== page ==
A new report by the Institute of Alcohol Studies (IAS) and the University of Liverpool’s Department of Sociology, Social Policy and Criminology has found that alcohol-related violence affects the poorest in society to the greatest degree.*
According to the report titled “Inequalities in victimisation: alcohol, violence, and anti-social behaviour” there are stark differences regarding alcohol violence between different socioeconomic groups in England and Wales.
The researchers analyzed five years (2013/14 to 2017/18) of data from the Crime Survey for England and Wales (CSEW), and linked details of alcohol-related violence or anti-social behavior with information relating to victims’ occupation, income and housing tenure. Different types of alcohol related violence were analysed including domestic, stranger, and acquaintance violence.
According to the report,
- the most deprived groups experience up to 14 times more domestic violence compared to the least deprived groups;
- lower socioeconomic groups, with the most deprived groups experienced up to 7 times as many incidents of alcohol-related acquaintance violence every year compared with the most advantaged groups; and
- lower socioeconomic groups were also most likely to be on the receiving end of ‘high frequency’ alcohol-related anti-social behaviour in the last year – of those who experienced alcohol-related anti-social behaviour in the lowest socioeconomic groups (social renters, those unemployed, and those on the lowest incomes), as many as half were victims of this on a weekly basis.
These findings are especially important considering the reports of increased (alcohol-fueled) domestic violence during the COVID-19 period.
In terms of alcohol-related anti-social behavior (ASB) the study found lower socio-economic groups had more high frequency experiences of alcohol-related ASB victimization.
50.4% of social renters, 46% of households earning less than £19,999 and 55.1% of unemployed people were suffering weekly from alcohol-related ASB; compared to 28.4% for homeowners, 24,7% for those earning £40,000 and above and 27.9% for those in managerial positions.
This research clearly shows that those belonging to lower socio-economic groups are more likely to experience alcohol-related violence than others,” said Dr. Carly Lightowlers, study author from University of Liverpool’s Department of Sociology, Social Policy and Criminology, as per University of Liverpool News.
However, when this violence was broken down into subtypes, it was alcohol-related domestic violence where the most dramatic inequalities were seen – incidence rates for this amongst the lowest socio-economic groups were as much as 14 times higher than for others.”Dr. Carly Lightowlers, University of Liverpool’s Department of Sociology, Social Policy and Criminology, and Study author
Other findings of the report are:
- Overall, households earning less than £19,999 were over 50% more likely to suffer some form of alcohol-related violence than those earning £40,000 and above (1.07% against 0.78%).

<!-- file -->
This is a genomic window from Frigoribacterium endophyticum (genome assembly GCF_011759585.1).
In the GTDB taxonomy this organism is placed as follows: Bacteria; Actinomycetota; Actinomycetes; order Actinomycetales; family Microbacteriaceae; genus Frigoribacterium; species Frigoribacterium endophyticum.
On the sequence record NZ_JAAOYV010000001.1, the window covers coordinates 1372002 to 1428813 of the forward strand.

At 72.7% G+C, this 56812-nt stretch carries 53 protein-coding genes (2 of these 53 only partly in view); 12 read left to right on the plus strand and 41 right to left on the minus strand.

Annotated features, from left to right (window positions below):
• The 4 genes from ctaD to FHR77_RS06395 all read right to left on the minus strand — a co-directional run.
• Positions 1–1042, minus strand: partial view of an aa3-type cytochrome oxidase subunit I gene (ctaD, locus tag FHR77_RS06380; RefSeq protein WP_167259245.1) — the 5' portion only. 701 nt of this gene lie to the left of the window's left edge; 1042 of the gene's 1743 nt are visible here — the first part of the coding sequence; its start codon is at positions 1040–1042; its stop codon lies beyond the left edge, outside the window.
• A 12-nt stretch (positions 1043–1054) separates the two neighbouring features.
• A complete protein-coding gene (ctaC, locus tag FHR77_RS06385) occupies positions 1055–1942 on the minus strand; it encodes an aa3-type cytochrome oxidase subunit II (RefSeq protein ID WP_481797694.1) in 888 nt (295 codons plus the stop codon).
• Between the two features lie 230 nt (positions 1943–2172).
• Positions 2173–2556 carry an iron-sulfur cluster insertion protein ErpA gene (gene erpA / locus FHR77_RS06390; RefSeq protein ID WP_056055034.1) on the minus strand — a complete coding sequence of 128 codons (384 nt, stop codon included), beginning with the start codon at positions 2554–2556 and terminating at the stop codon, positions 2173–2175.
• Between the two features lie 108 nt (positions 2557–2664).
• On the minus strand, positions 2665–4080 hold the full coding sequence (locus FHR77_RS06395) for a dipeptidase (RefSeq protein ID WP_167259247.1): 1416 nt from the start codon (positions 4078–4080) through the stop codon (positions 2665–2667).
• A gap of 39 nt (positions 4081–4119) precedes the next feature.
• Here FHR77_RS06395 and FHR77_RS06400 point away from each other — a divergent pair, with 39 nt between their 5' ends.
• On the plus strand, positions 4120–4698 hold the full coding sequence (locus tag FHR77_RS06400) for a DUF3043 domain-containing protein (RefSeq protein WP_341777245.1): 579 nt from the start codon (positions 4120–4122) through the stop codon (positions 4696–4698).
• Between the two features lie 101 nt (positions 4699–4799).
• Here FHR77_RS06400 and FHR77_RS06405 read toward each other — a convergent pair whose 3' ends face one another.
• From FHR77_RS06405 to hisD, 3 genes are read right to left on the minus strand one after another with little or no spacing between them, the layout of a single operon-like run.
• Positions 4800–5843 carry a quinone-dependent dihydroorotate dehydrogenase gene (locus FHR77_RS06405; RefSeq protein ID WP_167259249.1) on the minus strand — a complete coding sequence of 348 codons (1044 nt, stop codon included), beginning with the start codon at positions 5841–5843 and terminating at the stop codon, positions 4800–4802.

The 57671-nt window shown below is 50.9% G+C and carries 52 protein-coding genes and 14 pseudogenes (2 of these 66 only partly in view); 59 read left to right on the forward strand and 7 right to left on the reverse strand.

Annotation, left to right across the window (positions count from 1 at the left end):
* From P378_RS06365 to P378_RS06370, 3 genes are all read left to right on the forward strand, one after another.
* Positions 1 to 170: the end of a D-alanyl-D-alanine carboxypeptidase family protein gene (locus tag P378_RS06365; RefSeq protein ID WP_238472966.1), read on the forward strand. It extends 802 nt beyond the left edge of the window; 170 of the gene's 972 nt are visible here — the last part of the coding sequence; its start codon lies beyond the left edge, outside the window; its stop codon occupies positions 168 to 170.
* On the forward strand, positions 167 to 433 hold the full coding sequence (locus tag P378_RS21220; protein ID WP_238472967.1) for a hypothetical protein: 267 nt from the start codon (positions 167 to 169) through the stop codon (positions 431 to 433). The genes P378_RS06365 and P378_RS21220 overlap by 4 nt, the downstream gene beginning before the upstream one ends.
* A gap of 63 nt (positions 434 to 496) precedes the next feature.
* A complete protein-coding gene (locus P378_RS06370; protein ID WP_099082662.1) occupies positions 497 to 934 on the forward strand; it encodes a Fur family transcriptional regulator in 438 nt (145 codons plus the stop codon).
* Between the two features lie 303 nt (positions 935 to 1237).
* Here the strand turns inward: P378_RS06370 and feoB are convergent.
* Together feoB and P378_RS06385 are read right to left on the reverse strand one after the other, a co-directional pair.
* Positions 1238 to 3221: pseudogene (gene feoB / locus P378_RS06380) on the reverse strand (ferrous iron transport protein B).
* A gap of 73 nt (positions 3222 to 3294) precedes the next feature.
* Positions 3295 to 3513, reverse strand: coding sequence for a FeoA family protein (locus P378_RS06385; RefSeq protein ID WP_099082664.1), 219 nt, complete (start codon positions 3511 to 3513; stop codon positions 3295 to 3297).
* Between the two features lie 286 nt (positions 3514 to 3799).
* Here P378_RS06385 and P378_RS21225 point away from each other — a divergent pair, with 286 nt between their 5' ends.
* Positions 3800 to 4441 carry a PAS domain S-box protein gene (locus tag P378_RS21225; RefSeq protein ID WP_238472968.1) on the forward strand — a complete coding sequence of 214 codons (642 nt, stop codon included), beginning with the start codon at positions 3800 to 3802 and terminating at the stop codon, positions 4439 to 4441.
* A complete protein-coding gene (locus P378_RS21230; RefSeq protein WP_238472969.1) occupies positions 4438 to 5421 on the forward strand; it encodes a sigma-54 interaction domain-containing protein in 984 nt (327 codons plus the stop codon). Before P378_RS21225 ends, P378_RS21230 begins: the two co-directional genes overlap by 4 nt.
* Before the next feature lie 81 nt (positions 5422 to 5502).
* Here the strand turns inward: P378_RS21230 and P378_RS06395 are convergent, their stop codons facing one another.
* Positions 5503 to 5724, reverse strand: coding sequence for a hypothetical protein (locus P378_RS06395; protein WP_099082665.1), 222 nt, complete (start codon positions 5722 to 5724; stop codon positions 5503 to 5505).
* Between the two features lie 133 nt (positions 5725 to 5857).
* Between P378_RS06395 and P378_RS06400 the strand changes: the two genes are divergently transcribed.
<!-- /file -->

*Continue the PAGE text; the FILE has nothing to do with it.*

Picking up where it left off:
- Those classed as long-term unemployed were almost twice as likely to be victims as those in managerial occupations (1.01% against 0.64%).
- For alcohol-related domestic violence, social renters had an incidence rate (12.13 incidents per 1,000 people) over 14 times higher than that for homeowners (0.85 incidents per 1,000 people).
Alcohol-related violence accounts for two fifths of all violence in England and Wales today, and it is the most deprived groups bearing this burden to the greatest extent,” said Lucy Bryant, study author and Research and Policy Officer at the Institute of Alcohol Studies, as per IAS.
It is vitally important policymakers take action to address not only this disparity in victimisation, but the structural drivers that lie behind it.”Lucy Bryant, study author and Research and Policy Officer, Institute of Alcohol Studies
The report calls for the removal of barriers to support services for those from the most deprived communities, including substantial improvements to the provision of publicly funded domestic violence services, and for the availability across the population of alcohol treatment services, alcohol interventions in primary care and emergency services settings.
It also recommends investigating population level pricing interventions – such as minimum unit pricing – for its potential to disproportionately benefit the most deprived groups.
In jurisdictions such as Scotland and Wales, MUP is doing exactly what it is supposed to which is reducing alcohol harm against those in lower socio-economic standing and those with heavy alcohol use problems. MUP also acted as protective factor in Scotland against the increased harm caused by alcohol tax cuts in the UK.
Our findings suggest the potential of alcohol pricing and availability interventions to disproportionately benefit lower socioeconomic groups should be urgently investigated by policymakers and researchers,” said Dr. Lightowlers, as per University of Liverpool News.Dr. Carly Lightowlers, study author, University of Liverpool’s Department of Sociology, Social Policy and Criminology
This story has first been published on May 23, 2020 but has been republished after an update with the news from Liverpool University on November 5.
For further reading
Download the report here (PDF).